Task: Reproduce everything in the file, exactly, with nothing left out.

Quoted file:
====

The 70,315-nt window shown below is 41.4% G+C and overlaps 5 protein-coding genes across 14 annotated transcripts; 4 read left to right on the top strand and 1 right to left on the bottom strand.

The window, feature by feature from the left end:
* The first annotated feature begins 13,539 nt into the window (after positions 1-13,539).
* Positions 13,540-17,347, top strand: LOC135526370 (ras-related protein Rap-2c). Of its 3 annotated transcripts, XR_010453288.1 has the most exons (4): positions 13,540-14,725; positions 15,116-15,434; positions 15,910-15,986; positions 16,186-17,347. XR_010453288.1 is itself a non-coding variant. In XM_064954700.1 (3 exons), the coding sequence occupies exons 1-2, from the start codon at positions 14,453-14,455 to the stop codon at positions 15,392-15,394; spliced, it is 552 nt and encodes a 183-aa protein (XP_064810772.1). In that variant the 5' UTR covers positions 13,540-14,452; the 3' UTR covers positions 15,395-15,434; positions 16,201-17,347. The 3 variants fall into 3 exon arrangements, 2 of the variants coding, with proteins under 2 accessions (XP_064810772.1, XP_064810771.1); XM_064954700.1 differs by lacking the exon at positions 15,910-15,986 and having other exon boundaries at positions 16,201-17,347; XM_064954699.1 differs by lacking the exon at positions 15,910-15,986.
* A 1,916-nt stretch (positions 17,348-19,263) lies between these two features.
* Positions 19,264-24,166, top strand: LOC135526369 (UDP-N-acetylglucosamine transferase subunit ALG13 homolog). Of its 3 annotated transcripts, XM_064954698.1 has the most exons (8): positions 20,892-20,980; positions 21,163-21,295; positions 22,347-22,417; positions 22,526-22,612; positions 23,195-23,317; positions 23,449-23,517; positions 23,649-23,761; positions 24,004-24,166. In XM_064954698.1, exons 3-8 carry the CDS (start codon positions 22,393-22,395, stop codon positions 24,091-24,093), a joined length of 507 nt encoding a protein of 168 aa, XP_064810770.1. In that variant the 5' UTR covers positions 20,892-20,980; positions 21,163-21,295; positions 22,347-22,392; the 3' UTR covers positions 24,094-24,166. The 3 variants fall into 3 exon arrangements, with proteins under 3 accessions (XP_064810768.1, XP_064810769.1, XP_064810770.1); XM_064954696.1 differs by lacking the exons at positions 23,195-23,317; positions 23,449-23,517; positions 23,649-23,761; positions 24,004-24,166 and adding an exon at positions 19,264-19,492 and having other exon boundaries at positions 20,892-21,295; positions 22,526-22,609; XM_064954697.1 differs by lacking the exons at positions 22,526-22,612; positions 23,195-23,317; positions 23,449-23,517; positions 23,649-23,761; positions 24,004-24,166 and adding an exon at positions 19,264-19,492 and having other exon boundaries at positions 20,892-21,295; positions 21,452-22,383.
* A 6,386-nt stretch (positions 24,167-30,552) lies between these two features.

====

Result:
The 70,315-nt window shown below is 41.4% G+C and overlaps 5 protein-coding genes across 14 annotated transcripts; 4 read left to right on the top strand and 1 right to left on the bottom strand.

The window, feature by feature from the left end:
* The first annotated feature begins 13,539 nt into the window (after positions 1-13,539).
* Positions 13,540-17,347, top strand: LOC135526370 (ras-related protein Rap-2c). Of its 3 annotated transcripts, XR_010453288.1 has the most exons (4): positions 13,540-14,725; positions 15,116-15,434; positions 15,910-15,986; positions 16,186-17,347. XR_010453288.1 is itself a non-coding variant. In XM_064954700.1 (3 exons), the coding sequence occupies exons 1-2, from the start codon at positions 14,453-14,455 to the stop codon at positions 15,392-15,394; spliced, it is 552 nt and encodes a 183-aa protein (XP_064810772.1). In that variant the 5' UTR covers positions 13,540-14,452; the 3' UTR covers positions 15,395-15,434; positions 16,201-17,347. The 3 variants fall into 3 exon arrangements, 2 of the variants coding, with proteins under 2 accessions (XP_064810772.1, XP_064810771.1); XM_064954700.1 differs by lacking the exon at positions 15,910-15,986 and having other exon boundaries at positions 16,201-17,347; XM_064954699.1 differs by lacking the exon at positions 15,910-15,986.
* A 1,916-nt stretch (positions 17,348-19,263) lies between these two features.
* Positions 19,264-24,166, top strand: LOC135526369 (UDP-N-acetylglucosamine transferase subunit ALG13 homolog). Of its 3 annotated transcripts, XM_064954698.1 has the most exons (8): positions 20,892-20,980; positions 21,163-21,295; positions 22,347-22,417; positions 22,526-22,612; positions 23,195-23,317; positions 23,449-23,517; positions 23,649-23,761; positions 24,004-24,166. In XM_064954698.1, exons 3-8 carry the CDS (start codon positions 22,393-22,395, stop codon positions 24,091-24,093), a joined length of 507 nt encoding a protein of 168 aa, XP_064810770.1. In that variant the 5' UTR covers positions 20,892-20,980; positions 21,163-21,295; positions 22,347-22,392; the 3' UTR covers positions 24,094-24,166. The 3 variants fall into 3 exon arrangements, with proteins under 3 accessions (XP_064810768.1, XP_064810769.1, XP_064810770.1); XM_064954696.1 differs by lacking the exons at positions 23,195-23,317; positions 23,449-23,517; positions 23,649-23,761; positions 24,004-24,166 and adding an exon at positions 19,264-19,492 and having other exon boundaries at positions 20,892-21,295; positions 22,526-22,609; XM_064954697.1 differs by lacking the exons at positions 22,526-22,612; positions 23,195-23,317; positions 23,449-23,517; positions 23,649-23,761; positions 24,004-24,166 and adding an exon at positions 19,264-19,492 and having other exon boundaries at positions 20,892-21,295; positions 21,452-22,383.
* A 6,386-nt stretch (positions 24,167-30,552) lies between these two features.